Microsoft’s Windows has become the ubiquitous operating system for computers since the first version was released commercially in 1985 to compete with Apple’s “classic” Mac OS. It has solidified itself as monarch of the desktop space, but these days, the desktop space has seen some competition from other sectors. Statistics show that mobile devices have begun to supplant desktops as the primary way in which we cruise the internet, and tablets, while not the game changer that some were expecting them to be, have also cut into the PC market. Microsoft has always attempted to defend its territory by entering these intrusive markets, but while the Windows Phone didn’t quite take off, the Surface Tablet is having greater success.

One market that Microsoft has yet to compete in is the one dominated by Google’s Chrome OS; low-cost, limited functionality operating systems aimed at a specific marketplace. That’s all about to change with the introduction to Windows 10 S.


Microsoft has positioned Windows 10 S as an alternative to Google’s Chrome OS, an operating system that has been making great headway into the educational sector. In fact, Microsoft themselves have said that education is the goal, but that might only be part of their overall ambitions.

The advantage that devices like Chromebooks provide to education is pretty easy to see. Textbooks are expensive, and they get more expensive as the years go by. For both schools and students, having to buy textbooks and later replace them with revised versions is a massive investment. A Chromebook, on the other hand, is sold to the education sector for around $250-$300CAD and they never really go out of date. Internet access is the only requirement to get the latest information and to stay up to date on classwork. There are some drawbacks, but it’s a very adaptable solution.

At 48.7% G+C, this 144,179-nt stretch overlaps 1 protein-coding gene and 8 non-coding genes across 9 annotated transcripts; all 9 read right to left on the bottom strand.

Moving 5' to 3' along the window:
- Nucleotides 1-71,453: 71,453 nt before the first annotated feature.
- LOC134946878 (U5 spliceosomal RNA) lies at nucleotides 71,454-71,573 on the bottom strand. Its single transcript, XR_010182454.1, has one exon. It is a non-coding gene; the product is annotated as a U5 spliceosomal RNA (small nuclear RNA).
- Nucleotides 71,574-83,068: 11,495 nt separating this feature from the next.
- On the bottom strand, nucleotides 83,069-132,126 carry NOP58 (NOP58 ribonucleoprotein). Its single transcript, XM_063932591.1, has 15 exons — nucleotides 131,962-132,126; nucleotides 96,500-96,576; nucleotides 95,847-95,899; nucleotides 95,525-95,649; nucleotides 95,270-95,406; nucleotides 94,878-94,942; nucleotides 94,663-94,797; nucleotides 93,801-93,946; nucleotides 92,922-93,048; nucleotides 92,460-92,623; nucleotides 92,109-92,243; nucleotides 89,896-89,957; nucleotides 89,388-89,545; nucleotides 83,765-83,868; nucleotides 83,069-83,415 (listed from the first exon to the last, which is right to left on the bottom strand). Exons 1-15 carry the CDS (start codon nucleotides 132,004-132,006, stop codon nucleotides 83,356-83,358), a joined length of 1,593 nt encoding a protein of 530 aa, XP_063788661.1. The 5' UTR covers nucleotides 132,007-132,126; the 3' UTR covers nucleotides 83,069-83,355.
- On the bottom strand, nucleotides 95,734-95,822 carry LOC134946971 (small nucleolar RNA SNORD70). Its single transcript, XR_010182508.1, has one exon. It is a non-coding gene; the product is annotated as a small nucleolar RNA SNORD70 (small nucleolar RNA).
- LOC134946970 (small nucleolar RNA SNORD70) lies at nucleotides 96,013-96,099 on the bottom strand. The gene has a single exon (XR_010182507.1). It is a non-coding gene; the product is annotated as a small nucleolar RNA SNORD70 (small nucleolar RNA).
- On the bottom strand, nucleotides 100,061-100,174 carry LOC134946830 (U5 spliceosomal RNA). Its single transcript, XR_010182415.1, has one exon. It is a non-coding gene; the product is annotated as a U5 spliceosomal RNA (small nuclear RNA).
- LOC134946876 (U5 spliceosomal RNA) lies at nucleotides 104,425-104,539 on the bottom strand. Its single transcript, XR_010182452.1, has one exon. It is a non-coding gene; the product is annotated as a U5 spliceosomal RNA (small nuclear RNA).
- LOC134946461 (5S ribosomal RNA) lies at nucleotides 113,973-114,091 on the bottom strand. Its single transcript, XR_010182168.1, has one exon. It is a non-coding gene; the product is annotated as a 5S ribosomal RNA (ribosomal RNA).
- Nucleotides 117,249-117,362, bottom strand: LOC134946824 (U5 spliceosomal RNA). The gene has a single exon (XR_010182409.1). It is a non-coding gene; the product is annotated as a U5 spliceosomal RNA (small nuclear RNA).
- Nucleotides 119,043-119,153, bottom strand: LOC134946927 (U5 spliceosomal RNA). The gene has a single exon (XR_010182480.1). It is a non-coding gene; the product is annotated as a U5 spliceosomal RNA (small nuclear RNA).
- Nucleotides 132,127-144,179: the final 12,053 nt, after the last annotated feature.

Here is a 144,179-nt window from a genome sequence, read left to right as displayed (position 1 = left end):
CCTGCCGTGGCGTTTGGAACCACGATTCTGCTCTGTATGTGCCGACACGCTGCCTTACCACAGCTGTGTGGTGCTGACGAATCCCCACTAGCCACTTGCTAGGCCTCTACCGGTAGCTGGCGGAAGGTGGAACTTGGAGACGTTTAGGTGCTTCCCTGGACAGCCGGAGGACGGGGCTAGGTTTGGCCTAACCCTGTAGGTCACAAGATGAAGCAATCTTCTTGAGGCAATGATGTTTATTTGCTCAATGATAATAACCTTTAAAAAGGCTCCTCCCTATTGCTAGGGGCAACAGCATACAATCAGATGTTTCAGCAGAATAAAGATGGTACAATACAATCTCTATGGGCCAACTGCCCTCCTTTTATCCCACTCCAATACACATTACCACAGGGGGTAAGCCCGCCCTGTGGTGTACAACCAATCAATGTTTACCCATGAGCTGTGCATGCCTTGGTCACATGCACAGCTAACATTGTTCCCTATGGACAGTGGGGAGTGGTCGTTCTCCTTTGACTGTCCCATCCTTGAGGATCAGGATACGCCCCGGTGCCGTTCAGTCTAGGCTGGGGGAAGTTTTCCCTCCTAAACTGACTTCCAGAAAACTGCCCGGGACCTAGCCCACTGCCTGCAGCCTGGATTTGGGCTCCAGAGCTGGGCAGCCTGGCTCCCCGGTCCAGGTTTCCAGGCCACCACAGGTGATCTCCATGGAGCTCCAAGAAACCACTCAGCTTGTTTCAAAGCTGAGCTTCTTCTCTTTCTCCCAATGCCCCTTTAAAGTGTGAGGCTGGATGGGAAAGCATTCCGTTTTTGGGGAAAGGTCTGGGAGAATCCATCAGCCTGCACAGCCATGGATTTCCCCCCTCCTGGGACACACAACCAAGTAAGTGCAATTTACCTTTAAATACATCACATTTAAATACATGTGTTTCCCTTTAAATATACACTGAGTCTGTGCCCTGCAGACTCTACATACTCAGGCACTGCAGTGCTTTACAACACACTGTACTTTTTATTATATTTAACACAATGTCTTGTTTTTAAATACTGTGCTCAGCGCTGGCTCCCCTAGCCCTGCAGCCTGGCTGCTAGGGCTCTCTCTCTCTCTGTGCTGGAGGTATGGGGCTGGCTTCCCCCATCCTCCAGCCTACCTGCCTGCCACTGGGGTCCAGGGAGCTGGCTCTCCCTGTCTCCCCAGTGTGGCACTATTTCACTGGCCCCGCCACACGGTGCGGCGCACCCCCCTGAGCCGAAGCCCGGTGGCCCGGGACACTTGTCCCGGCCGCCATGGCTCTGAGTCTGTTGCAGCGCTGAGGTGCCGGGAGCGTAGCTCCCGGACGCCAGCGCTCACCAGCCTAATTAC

Microsoft hopes to get in on this market by offering their own solution with Windows 10 S. It’s a cheaper, stripped down version of their current OS to be put on cheaper, stripped down versions of their hardware. The OS will first be offered on a $999 Surface laptop, but Microsoft says they’ll begin selling alternatives for as low as $189USD.


Of course, the trade off is that, like Chrome OS, the system is ridiculously restrictive, and it’s restrictive in the typical Microsoft fashion. You can’t download software from the internet, for starters, only through the Microsoft Store. I hope you really like Microsoft Edge, because that’s your only option for a web browser, and with it comes its even less loved partner, Bing.

Of course, you wouldn’t buy this for everyday use unless you only want a computer for Facebook and email; this is strictly a low cost system for users with specific needs. It’s likely that Microsoft intends 10 S to lead to more developers putting their software on the app store, but whether or not this strategy will pan out remains to be seen.

If you do wind up buying a system in a fire sale with 10 S on it, there’s always the option to upgrade to the full Pro version for around $50.

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